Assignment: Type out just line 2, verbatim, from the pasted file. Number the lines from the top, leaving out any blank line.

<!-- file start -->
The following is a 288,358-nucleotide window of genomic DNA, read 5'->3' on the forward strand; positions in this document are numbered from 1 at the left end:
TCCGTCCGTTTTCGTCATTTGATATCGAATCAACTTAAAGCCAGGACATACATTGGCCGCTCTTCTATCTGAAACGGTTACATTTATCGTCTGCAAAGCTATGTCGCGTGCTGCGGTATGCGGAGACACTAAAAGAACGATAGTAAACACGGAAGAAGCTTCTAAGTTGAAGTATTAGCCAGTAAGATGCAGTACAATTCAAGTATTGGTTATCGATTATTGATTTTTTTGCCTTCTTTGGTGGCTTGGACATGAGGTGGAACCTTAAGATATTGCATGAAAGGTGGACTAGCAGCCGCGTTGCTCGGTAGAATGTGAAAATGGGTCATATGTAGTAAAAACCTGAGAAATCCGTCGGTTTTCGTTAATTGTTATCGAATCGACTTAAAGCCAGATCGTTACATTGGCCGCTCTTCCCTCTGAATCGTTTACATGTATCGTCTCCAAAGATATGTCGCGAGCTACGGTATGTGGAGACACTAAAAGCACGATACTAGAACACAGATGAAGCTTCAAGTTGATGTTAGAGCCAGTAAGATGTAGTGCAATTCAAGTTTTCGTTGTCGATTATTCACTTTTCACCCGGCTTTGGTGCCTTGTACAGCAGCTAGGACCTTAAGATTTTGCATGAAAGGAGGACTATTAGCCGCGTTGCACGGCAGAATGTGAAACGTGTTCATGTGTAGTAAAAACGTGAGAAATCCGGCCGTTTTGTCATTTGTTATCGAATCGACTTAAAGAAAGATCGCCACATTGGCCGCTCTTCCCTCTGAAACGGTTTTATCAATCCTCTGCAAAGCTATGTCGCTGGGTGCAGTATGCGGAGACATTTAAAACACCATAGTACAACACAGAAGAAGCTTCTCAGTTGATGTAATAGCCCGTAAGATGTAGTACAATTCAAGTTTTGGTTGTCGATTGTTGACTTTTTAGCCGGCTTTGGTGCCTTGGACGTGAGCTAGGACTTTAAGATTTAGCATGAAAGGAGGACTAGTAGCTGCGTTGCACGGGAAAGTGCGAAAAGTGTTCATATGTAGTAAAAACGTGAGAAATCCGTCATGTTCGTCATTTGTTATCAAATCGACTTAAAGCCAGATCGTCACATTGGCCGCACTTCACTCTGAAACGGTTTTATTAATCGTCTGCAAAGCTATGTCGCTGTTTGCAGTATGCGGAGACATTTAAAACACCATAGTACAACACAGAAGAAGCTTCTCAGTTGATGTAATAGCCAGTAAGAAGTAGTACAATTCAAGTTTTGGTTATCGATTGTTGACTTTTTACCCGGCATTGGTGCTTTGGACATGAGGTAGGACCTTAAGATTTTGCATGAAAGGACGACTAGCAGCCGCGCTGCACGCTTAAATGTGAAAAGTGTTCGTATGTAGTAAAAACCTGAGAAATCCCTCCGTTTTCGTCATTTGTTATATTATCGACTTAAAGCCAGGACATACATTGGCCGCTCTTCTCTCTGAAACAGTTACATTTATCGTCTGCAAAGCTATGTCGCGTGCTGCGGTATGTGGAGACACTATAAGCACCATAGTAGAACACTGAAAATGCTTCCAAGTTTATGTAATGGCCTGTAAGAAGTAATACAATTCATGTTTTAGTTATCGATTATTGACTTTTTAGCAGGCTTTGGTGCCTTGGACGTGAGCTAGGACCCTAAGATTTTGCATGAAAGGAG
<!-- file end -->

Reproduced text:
TCCGTCCGTTTTCGTCATTTGATATCGAATCAACTTAAAGCCAGGACATACATTGGCCGCTCTTCTATCTGAAACGGTTACATTTATCGTCTGCAAAGCTATGTCGCGTGCTGCGGTATGCGGAGACACTAAAAGAACGATAGTAAACACGGAAGAAGCTTCTAAGTTGAAGTATTAGCCAGTAAGATGCAGTACAATTCAAGTATTGGTTATCGATTATTGATTTTTTTGCCTTCTTTGGTGGCTTGGACATGAGGTGGAACCTTAAGATATTGCATGAAAGGTGGACTAGCAGCCGCGTTGCTCGGTAGAATGTGAAAATGGGTCATATGTAGTAAAAACCTGAGAAATCCGTCGGTTTTCGTTAATTGTTATCGAATCGACTTAAAGCCAGATCGTTACATTGGCCGCTCTTCCCTCTGAATCGTTTACATGTATCGTCTCCAAAGATATGTCGCGAGCTACGGTATGTGGAGACACTAAAAGCACGATACTAGAACACAGATGAAGCTTCAAGTTGATGTTAGAGCCAGTAAGATGTAGTGCAATTCAAGTTTTCGTTGTCGATTATTCACTTTTCACCCGGCTTTGGTGCCTTGTACAGCAGCTAGGACCTTAAGATTTTGCATGAAAGGAGGACTATTAGCCGCGTTGCACGGCAGAATGTGAAACGTGTTCATGTGTAGTAAAAACGTGAGAAATCCGGCCGTTTTGTCATTTGTTATCGAATCGACTTAAAGAAAGATCGCCACATTGGCCGCTCTTCCCTCTGAAACGGTTTTATCAATCCTCTGCAAAGCTATGTCGCTGGGTGCAGTATGCGGAGACATTTAAAACACCATAGTACAACACAGAAGAAGCTTCTCAGTTGATGTAATAGCCCGTAAGATGTAGTACAATTCAAGTTTTGGTTGTCGATTGTTGACTTTTTAGCCGGCTTTGGTGCCTTGGACGTGAGCTAGGACTTTAAGATTTAGCATGAAAGGAGGACTAGTAGCTGCGTTGCACGGGAAAGTGCGAAAAGTGTTCATATGTAGTAAAAACGTGAGAAATCCGTCATGTTCGTCATTTGTTATCAAATCGACTTAAAGCCAGATCGTCACATTGGCCGCACTTCACTCTGAAACGGTTTTATTAATCGTCTGCAAAGCTATGTCGCTGTTTGCAGTATGCGGAGACATTTAAAACACCATAGTACAACACAGAAGAAGCTTCTCAGTTGATGTAATAGCCAGTAAGAAGTAGTACAATTCAAGTTTTGGTTATCGATTGTTGACTTTTTACCCGGCATTGGTGCTTTGGACATGAGGTAGGACCTTAAGATTTTGCATGAAAGGACGACTAGCAGCCGCGCTGCACGCTTAAATGTGAAAAGTGTTCGTATGTAGTAAAAACCTGAGAAATCCCTCCGTTTTCGTCATTTGTTATATTATCGACTTAAAGCCAGGACATACATTGGCCGCTCTTCTCTCTGAAACAGTTACATTTATCGTCTGCAAAGCTATGTCGCGTGCTGCGGTATGTGGAGACACTATAAGCACCATAGTAGAACACTGAAAATGCTTCCAAGTTTATGTAATGGCCTGTAAGAAGTAATACAATTCATGTTTTAGTTATCGATTATTGACTTTTTAGCAGGCTTTGGTGCCTTGGACGTGAGCTAGGACCCTAAGATTTTGCATGAAAGGAG